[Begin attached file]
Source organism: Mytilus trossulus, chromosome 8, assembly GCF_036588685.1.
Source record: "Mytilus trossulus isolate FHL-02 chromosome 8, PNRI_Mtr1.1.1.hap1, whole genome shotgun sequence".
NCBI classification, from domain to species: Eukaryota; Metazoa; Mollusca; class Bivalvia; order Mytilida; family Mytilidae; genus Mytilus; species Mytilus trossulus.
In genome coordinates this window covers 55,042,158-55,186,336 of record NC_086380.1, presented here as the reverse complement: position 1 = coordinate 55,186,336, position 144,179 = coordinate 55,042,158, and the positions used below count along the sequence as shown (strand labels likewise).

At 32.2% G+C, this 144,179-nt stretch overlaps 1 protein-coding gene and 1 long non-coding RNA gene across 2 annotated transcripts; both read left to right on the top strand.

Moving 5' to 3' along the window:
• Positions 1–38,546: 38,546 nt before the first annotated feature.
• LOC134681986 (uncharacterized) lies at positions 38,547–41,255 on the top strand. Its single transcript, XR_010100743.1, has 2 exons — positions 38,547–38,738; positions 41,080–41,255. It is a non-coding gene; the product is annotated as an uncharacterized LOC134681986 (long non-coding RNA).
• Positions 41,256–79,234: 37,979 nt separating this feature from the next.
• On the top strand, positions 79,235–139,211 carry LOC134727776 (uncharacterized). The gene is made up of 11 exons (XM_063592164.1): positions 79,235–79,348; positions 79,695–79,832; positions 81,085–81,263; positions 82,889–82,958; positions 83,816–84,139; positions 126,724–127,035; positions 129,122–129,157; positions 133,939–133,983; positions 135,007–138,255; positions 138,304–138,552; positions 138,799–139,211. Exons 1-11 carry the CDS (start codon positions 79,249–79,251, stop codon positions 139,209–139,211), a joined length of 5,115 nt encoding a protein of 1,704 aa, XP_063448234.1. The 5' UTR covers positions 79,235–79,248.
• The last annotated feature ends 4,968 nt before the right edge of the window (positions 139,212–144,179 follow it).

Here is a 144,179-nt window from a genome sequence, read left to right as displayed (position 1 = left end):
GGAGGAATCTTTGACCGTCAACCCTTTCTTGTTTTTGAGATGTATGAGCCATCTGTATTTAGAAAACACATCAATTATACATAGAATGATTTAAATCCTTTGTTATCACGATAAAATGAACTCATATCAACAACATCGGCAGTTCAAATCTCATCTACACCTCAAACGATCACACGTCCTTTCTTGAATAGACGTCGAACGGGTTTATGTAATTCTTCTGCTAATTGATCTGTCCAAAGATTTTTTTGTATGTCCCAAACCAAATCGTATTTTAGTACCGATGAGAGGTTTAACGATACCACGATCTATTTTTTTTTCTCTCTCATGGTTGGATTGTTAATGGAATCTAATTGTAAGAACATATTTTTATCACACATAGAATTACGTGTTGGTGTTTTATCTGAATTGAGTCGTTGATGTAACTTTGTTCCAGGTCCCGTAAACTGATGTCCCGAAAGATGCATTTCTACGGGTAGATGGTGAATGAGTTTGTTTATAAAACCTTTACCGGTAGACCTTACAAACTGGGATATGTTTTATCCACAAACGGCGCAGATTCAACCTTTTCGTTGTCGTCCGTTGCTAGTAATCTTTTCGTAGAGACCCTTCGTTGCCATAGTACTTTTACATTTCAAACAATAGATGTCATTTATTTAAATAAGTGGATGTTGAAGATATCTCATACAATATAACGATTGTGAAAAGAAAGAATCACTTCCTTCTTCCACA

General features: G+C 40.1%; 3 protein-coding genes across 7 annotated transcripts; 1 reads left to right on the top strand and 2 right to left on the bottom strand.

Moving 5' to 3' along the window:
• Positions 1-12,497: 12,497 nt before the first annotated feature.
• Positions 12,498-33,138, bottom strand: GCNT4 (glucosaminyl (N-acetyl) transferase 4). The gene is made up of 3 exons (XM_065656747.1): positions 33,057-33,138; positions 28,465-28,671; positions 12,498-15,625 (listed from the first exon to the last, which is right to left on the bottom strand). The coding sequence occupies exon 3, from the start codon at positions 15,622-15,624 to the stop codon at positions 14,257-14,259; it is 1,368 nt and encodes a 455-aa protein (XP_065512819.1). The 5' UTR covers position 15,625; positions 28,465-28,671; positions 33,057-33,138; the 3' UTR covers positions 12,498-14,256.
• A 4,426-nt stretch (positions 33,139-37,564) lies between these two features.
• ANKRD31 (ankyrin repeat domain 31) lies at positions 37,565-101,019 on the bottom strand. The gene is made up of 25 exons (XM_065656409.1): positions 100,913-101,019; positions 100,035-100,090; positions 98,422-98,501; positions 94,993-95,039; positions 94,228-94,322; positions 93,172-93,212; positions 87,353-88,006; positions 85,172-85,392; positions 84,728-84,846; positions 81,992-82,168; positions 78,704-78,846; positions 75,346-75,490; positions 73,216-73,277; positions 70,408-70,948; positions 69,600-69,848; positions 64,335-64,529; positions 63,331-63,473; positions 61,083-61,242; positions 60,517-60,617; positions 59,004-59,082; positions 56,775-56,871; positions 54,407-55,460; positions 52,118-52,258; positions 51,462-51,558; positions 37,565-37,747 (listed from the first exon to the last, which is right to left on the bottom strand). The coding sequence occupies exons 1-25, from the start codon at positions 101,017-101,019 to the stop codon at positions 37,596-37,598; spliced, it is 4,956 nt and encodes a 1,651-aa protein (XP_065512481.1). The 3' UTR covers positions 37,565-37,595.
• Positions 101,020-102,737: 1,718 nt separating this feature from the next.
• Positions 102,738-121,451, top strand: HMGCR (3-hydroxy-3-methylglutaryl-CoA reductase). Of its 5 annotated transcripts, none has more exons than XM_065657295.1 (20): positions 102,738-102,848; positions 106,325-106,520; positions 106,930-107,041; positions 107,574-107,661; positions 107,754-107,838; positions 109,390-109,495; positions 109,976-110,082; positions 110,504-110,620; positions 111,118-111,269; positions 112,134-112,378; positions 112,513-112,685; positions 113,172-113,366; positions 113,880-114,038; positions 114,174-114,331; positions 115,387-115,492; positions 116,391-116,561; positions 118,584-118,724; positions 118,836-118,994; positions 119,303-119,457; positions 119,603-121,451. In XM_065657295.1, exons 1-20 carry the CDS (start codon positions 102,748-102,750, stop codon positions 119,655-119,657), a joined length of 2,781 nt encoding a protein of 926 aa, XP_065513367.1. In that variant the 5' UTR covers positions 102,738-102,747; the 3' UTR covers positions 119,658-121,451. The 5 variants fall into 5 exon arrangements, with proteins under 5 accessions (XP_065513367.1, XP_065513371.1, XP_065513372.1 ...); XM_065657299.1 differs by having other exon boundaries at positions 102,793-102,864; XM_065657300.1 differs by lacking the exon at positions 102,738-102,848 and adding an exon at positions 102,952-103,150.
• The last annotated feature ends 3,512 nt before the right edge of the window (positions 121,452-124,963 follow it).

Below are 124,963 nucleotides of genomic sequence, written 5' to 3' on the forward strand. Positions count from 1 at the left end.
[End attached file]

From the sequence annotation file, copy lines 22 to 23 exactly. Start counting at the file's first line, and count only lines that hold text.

• The last annotated feature ends 3,512 nt before the right edge of the window (positions 121,452-124,963 follow it).

Below are 124,963 nucleotides of genomic sequence, written 5' to 3' on the forward strand. Positions count from 1 at the left end.